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Vocational Christian ministry: Who is the Spirit calling?

27 June 2024 By Gordon T. Smith

Reflecting on talk of a pastor shortage, Gordon T. Smith encourages churches to cooperate with the Holy Spirit calling people at mid-life to vocational ministry.

It is a common observation among denominational leaders that we have a looming shortage of qualified pastoral leaders for our congregations. The key reference point is that there is a flood of upcoming retirements as more and more pastors reach that key marker – 65 years. And they do not see enough replacements coming through the pipeline, as one denominational leader put it. The common assumption seems to be that we are not doing enough to persuade young people to respond to the call to vocational Christian ministry.

Consider the possibility of a different narrative. Let’s assume the Spirit of God is well aware of this potential shortage and further that the Spirit is actually calling men and women into ministry. Therefore we don't need to ask what is the problem or the lack but instead ask how and where and who is the Spirit calling into ministry?

Perhaps we should also stop assuming that 65 is the defining marker of when a person concludes their pastoral service. I'm not saying 75 is the new 65; but many will serve into their late 60s and perhaps even longer and do so quite effectively. So if we assume the Spirit is tending to this question and if we can stop assuming 65 is the key retirement marker, this frees us to see this situation in a different light.

First, let's recognize most young people in their early 20s simply lack the emotional, social and intellectual maturity to provide pastoral leadership for a congregation. This is often spoken of as deferred or delayed adolescence. Responding to the call to vocational Christian ministry is very much an adult decision. In the past this demographic was the primary source for new pastors, but perhaps that is not where the Spirit is giving primary attention today. Further, nothing – nothing – is gained by speaking of pastoral calling as the most sacred or highest of all callings. This may mislead some into vocational Christian ministry when it is not actually their calling.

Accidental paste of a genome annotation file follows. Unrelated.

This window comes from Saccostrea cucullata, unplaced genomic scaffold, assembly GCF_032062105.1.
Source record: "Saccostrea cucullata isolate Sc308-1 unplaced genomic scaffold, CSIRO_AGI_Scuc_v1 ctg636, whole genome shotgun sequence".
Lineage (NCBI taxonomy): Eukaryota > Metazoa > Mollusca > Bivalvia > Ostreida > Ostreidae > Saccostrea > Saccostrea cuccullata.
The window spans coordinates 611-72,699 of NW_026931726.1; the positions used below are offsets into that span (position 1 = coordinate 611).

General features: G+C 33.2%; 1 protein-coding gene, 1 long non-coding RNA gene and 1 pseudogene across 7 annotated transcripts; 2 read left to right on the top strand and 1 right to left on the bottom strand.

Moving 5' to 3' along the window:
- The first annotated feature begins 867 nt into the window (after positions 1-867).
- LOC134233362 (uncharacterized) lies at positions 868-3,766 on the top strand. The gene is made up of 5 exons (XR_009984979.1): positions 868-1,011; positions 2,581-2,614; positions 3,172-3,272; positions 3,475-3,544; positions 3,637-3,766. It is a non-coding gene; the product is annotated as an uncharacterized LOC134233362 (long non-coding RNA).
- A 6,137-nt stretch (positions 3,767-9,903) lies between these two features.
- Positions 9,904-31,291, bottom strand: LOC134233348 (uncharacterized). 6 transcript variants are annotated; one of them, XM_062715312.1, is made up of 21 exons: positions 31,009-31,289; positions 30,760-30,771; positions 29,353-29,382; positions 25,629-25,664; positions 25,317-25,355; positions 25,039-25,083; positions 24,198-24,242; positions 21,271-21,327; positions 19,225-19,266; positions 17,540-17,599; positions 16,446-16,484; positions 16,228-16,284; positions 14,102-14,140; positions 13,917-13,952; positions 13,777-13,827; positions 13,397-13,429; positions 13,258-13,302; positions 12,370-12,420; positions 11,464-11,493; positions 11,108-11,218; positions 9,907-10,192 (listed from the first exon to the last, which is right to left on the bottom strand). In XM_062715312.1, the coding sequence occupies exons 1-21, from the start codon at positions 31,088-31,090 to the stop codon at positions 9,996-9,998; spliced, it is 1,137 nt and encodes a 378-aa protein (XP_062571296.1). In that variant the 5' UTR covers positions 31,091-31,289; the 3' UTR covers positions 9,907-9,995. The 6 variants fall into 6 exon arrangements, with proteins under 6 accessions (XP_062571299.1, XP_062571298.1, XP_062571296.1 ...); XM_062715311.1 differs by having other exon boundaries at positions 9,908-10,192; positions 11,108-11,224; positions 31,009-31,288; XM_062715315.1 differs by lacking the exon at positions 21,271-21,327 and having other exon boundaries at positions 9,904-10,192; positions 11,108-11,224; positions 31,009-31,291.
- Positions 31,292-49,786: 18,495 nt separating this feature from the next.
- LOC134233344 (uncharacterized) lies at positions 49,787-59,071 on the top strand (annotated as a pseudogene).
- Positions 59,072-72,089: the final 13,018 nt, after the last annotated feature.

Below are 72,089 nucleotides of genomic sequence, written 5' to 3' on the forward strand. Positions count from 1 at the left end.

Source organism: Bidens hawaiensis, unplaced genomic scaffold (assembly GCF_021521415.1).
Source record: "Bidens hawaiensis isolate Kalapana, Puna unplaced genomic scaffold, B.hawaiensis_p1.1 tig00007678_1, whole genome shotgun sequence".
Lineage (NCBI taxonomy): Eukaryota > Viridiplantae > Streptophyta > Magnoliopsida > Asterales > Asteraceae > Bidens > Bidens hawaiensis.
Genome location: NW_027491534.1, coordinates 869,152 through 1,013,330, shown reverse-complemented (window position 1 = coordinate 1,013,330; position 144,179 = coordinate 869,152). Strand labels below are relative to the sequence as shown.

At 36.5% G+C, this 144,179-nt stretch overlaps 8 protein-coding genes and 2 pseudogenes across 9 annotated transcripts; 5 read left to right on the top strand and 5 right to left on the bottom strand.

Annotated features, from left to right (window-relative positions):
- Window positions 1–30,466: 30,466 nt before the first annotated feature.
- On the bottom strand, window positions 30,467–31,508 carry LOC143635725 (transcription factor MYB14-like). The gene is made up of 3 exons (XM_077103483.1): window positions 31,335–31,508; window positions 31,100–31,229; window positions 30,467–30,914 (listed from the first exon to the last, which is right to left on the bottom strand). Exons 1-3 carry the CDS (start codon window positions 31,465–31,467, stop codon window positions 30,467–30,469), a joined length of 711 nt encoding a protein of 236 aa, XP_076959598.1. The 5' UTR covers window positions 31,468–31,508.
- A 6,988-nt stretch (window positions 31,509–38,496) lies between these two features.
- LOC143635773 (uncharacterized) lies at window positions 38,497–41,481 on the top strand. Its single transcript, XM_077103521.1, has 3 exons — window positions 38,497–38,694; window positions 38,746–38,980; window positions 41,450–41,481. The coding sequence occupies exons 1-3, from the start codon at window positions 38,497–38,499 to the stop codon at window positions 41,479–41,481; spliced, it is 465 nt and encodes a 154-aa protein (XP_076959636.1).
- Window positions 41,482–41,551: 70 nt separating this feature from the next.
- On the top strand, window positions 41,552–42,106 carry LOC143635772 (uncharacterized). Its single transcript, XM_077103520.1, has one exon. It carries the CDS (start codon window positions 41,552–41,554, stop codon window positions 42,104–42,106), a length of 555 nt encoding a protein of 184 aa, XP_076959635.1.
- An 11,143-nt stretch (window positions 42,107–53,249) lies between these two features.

Second, consider also that more and more are being called into ministry in mid-life – perhaps after a career teaching public school, or a focused work in the business world, or perhaps parents who in their 40s see their children grown and having left home as a new freedom to attend seminary. Could it be that increasingly we will see that the majority of those called into vocational ministry are those in mid-life? They will bring maturity and experience to the role and will likely serve into their late 60s or early 70s.

And third, consider also that many of those called in mid-life will be women and that this will be a huge advantage to those denominations that affirm the calling of the Spirit on women for vocational Christian ministry. Further, many of them will be women not of European descent, as more and more people from the global south come to Canada and respond to the opportunity to provide pastoral leadership for diverse Canadian congregations.

The point is this: The Spirit is calling women and men into vocational ministry. In the past we've assumed the pool of candidates would be young people in their late teens or early twenties. But that has changed and is changing. Rather than bemoaning this as a problem or a lack, let’s attend to what the Spirit is actually doing – no nostalgia for the good old days when scores of young people responded to a call to the Church, but rather a celebration of this new work of the Spirit and all that it means for the life of the church.

This will include equipping pastors to recognize who within their congregation has this potential – conversing with them about the possibility, giving them opportunities for ministry experience and coaching them to pursue quality theological education so that they can assume a pastoral role at some point.

Gordon T. Smith, PhD is professor emeritus of systematic and spiritual theology at Ambrose University, Calgary and a teaching fellow at Regent College, Vancouver. Website: Read and subscribe to his writing: Opening illustration adapted from Ken Cook.